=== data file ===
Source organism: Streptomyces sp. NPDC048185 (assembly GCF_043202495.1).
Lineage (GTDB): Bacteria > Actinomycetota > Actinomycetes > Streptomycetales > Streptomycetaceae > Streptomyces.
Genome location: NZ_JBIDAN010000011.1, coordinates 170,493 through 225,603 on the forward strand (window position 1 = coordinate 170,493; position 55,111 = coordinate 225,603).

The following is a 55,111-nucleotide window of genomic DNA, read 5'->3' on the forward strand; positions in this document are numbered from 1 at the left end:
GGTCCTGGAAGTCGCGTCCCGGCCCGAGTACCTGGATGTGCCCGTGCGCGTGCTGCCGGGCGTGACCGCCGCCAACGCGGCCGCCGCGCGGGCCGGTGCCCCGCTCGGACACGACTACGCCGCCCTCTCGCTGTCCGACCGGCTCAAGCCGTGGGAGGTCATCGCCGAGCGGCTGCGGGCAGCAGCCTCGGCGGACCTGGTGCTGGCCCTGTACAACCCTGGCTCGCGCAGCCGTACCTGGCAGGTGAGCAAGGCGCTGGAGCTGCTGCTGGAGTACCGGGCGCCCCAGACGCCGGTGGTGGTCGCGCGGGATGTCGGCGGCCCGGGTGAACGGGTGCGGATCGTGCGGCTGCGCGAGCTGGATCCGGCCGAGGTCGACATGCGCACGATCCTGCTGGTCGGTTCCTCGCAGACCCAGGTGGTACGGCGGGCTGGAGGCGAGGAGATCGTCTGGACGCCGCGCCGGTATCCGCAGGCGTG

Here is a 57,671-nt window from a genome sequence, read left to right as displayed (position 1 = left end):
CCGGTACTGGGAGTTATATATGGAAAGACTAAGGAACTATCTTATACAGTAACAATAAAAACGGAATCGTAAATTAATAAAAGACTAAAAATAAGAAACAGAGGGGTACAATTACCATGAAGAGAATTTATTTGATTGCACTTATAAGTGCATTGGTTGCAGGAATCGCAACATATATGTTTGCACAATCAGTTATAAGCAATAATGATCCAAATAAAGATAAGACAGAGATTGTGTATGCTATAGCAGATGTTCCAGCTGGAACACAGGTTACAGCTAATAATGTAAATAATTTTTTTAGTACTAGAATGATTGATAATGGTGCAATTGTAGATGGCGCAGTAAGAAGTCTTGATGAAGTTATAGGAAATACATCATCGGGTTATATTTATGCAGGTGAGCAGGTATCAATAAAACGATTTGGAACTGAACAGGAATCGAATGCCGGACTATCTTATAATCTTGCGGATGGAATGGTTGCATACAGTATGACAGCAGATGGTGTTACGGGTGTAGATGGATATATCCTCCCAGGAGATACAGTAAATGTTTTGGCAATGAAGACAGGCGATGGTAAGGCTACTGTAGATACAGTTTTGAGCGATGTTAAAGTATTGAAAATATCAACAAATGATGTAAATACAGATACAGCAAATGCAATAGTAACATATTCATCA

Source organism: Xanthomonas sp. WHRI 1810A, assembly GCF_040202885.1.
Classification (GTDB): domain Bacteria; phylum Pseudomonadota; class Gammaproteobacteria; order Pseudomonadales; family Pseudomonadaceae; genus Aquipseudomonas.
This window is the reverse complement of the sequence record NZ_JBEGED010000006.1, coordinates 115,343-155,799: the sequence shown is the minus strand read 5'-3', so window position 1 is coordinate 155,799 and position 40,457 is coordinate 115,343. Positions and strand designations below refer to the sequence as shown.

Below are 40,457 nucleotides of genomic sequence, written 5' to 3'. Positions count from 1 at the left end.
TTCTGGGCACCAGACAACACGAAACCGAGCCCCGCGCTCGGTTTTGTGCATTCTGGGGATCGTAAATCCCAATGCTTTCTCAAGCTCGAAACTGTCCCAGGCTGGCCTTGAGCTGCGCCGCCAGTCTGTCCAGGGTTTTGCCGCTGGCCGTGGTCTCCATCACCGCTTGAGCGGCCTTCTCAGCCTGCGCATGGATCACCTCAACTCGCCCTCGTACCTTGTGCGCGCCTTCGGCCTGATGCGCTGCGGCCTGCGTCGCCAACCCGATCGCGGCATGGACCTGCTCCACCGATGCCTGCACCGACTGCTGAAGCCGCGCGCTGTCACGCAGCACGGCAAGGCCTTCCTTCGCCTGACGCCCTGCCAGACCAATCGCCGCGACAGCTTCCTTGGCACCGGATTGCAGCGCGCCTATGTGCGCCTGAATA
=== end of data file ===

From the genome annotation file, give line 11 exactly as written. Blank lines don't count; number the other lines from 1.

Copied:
Below are 40,457 nucleotides of genomic sequence, written 5' to 3'. Positions count from 1 at the left end.